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Chinese workers had threatened suicide at a factory that manufacturers Microsoft and Apple products.
Foxconn Technology, the world's largest contract electronics manufacturer, said it has resolved a pay dispute with Chinese workers at one of its factories in central China, the New York Times reported.
The move follows a large protest and suicide threats by some Chinese workers in the city of Wuhan.
In a statement released Thursday, Foxconn said it had successfully resolved the standoff after a protest involving about 150 of its 32,000 employees, the New York Times reported.
“The welfare of our employees is our top priority, and we are committed to ensuring that all employees are treated fairly and that their rights are fully protected.”
After the talks with Foxconn and local labor officials, the company said 45 workers had resigned while the rest peacefully agreed to go back to work, according to the Wall Street Journal.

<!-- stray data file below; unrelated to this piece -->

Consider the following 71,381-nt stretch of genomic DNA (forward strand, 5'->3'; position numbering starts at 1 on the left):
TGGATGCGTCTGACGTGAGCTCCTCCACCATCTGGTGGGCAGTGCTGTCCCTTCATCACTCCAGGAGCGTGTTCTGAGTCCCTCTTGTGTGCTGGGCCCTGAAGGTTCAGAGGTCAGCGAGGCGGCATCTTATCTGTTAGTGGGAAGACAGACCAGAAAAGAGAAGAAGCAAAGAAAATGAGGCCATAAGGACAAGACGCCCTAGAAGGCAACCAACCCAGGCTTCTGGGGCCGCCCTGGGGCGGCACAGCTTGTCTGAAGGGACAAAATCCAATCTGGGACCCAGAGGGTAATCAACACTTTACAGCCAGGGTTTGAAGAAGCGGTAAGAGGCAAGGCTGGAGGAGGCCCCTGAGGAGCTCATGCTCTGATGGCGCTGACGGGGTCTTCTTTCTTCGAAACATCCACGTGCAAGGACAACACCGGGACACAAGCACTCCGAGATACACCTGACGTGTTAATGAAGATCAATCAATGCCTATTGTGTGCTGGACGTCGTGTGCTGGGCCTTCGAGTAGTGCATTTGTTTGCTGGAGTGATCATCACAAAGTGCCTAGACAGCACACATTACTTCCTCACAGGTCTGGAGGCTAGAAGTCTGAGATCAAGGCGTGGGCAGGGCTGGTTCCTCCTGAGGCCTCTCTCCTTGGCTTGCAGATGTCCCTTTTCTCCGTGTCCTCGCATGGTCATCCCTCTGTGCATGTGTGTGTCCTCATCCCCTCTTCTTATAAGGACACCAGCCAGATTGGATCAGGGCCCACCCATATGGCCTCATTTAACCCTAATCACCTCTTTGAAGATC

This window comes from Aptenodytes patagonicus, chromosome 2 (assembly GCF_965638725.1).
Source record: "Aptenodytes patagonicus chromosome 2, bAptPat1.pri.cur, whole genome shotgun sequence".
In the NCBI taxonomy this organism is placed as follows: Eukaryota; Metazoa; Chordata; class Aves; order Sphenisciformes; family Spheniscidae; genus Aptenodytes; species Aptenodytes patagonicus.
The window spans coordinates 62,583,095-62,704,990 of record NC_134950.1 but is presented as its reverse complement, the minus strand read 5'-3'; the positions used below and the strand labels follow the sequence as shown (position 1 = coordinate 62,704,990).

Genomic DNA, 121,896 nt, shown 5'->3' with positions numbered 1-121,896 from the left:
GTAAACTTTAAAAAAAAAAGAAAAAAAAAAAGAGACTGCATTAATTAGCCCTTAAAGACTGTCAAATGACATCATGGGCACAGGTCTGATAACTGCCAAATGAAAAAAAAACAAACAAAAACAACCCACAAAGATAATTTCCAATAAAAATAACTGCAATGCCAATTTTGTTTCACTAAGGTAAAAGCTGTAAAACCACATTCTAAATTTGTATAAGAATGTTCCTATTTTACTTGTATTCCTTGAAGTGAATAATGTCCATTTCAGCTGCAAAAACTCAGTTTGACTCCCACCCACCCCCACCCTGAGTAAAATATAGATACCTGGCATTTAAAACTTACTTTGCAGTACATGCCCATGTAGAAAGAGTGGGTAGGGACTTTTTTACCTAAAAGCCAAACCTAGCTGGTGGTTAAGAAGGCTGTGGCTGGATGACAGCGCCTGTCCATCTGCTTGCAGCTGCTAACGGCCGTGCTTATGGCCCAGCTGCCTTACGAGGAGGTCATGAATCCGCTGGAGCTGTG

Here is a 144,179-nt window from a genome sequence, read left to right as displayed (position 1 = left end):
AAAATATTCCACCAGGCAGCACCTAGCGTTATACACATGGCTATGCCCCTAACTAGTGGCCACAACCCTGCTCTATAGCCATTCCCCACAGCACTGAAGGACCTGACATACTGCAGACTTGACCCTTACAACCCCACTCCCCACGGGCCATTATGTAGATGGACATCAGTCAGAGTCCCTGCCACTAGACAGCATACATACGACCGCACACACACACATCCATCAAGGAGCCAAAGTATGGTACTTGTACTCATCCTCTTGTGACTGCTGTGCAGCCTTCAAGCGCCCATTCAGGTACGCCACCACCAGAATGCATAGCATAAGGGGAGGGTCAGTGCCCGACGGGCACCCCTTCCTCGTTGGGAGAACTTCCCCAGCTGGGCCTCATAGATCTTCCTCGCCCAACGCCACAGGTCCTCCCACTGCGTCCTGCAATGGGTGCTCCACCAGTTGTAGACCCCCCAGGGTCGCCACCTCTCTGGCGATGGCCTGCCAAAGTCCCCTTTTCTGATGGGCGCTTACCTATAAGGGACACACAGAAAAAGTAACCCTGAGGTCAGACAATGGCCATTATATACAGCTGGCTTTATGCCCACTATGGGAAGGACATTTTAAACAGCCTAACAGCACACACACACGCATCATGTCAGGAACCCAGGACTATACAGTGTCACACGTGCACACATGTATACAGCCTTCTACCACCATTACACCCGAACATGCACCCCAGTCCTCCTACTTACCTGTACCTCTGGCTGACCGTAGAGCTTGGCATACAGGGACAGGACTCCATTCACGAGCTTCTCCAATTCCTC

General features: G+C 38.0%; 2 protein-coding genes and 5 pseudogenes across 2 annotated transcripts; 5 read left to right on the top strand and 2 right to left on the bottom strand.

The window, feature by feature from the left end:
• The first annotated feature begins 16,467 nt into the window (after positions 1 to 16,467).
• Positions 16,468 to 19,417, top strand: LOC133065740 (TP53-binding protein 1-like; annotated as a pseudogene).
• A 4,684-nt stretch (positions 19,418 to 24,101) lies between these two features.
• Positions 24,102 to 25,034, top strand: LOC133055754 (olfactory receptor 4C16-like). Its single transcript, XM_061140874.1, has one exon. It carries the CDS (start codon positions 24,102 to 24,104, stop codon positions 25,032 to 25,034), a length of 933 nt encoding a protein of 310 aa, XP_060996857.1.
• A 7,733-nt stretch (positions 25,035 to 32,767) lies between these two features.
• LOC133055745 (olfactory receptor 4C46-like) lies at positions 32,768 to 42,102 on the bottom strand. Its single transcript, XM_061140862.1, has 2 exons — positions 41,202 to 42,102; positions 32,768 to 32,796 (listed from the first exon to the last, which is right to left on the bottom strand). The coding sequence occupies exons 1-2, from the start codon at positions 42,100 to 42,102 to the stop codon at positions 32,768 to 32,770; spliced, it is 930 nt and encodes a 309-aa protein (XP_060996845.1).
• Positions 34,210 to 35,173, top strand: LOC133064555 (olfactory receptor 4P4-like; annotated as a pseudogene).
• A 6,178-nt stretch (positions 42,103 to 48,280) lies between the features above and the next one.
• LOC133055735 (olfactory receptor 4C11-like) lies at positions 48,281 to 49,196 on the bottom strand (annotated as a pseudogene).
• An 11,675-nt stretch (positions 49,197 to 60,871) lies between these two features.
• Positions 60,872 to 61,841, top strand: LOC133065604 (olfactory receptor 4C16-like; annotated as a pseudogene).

The company is a major supplier of products to some of the world's most successful technology companies including Microsoft, Apple and Hewlett-Packard and has been under fire for poor working conditions and paying its employees substandard wages.
Microsoft said that it "takes working conditions in the factories that manufacture its products very seriously" and is currently investigating the situation.
More from GlobalPost: Microsoft investigating worker suicide claims
The dispute is just the latest in a series of labor problems to plague the company. In 2010, Foxconn was hit by a wave of suicides at several of its factories. The company has been accused of forcing workers to endure long hours for little pay.
The company employs about 800,000 workers, most of them in China.
More from GlobalPost: Silicon sweatshops: Foxconn refutes accusations